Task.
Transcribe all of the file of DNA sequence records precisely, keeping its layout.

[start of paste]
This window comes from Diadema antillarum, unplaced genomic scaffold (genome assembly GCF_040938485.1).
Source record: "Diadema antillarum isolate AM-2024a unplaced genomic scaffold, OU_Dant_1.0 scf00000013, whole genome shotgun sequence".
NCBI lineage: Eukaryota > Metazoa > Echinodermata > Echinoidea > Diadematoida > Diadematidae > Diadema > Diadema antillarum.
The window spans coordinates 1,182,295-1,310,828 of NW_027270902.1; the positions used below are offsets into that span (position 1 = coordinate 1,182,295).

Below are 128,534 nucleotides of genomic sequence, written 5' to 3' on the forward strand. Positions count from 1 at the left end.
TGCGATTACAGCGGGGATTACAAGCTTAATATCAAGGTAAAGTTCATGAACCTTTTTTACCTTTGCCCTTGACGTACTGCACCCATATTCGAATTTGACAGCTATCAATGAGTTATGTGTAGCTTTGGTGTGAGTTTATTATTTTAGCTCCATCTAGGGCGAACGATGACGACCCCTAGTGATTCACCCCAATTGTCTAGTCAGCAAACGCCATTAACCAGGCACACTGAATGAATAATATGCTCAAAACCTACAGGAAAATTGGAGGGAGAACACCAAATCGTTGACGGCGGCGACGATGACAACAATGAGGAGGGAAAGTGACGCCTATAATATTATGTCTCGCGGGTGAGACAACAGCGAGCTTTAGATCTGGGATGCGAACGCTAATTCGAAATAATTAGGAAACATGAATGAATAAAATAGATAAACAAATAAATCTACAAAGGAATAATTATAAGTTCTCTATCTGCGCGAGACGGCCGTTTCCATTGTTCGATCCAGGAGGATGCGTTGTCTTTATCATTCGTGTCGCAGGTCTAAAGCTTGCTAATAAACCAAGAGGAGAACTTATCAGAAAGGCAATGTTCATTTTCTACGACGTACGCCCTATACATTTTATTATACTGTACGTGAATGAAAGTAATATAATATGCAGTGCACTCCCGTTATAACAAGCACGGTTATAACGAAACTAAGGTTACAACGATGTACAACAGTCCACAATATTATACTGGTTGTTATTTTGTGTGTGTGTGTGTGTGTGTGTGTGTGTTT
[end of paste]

This window comes from Diadema antillarum, unplaced genomic scaffold (genome assembly GCF_040938485.1).
Source record: "Diadema antillarum isolate AM-2024a unplaced genomic scaffold, OU_Dant_1.0 scf00000013, whole genome shotgun sequence".
NCBI lineage: Eukaryota > Metazoa > Echinodermata > Echinoidea > Diadematoida > Diadematidae > Diadema > Diadema antillarum.
The window spans coordinates 1,182,295-1,310,828 of NW_027270902.1; the positions used below are offsets into that span (position 1 = coordinate 1,182,295).

Below are 128,534 nucleotides of genomic sequence, written 5' to 3' on the forward strand. Positions count from 1 at the left end.
TGCGATTACAGCGGGGATTACAAGCTTAATATCAAGGTAAAGTTCATGAACCTTTTTTACCTTTGCCCTTGACGTACTGCACCCATATTCGAATTTGACAGCTATCAATGAGTTATGTGTAGCTTTGGTGTGAGTTTATTATTTTAGCTCCATCTAGGGCGAACGATGACGACCCCTAGTGATTCACCCCAATTGTCTAGTCAGCAAACGCCATTAACCAGGCACACTGAATGAATAATATGCTCAAAACCTACAGGAAAATTGGAGGGAGAACACCAAATCGTTGACGGCGGCGACGATGACAACAATGAGGAGGGAAAGTGACGCCTATAATATTATGTCTCGCGGGTGAGACAACAGCGAGCTTTAGATCTGGGATGCGAACGCTAATTCGAAATAATTAGGAAACATGAATGAATAAAATAGATAAACAAATAAATCTACAAAGGAATAATTATAAGTTCTCTATCTGCGCGAGACGGCCGTTTCCATTGTTCGATCCAGGAGGATGCGTTGTCTTTATCATTCGTGTCGCAGGTCTAAAGCTTGCTAATAAACCAAGAGGAGAACTTATCAGAAAGGCAATGTTCATTTTCTACGACGTACGCCCTATACATTTTATTATACTGTACGTGAATGAAAGTAATATAATATGCAGTGCACTCCCGTTATAACAAGCACGGTTATAACGAAACTAAGGTTACAACGATGTACAACAGTCCACAATATTATACTGGTTGTTATTTTGTGTGTGTGTGTGTGTGTGTGTGTGTGTTT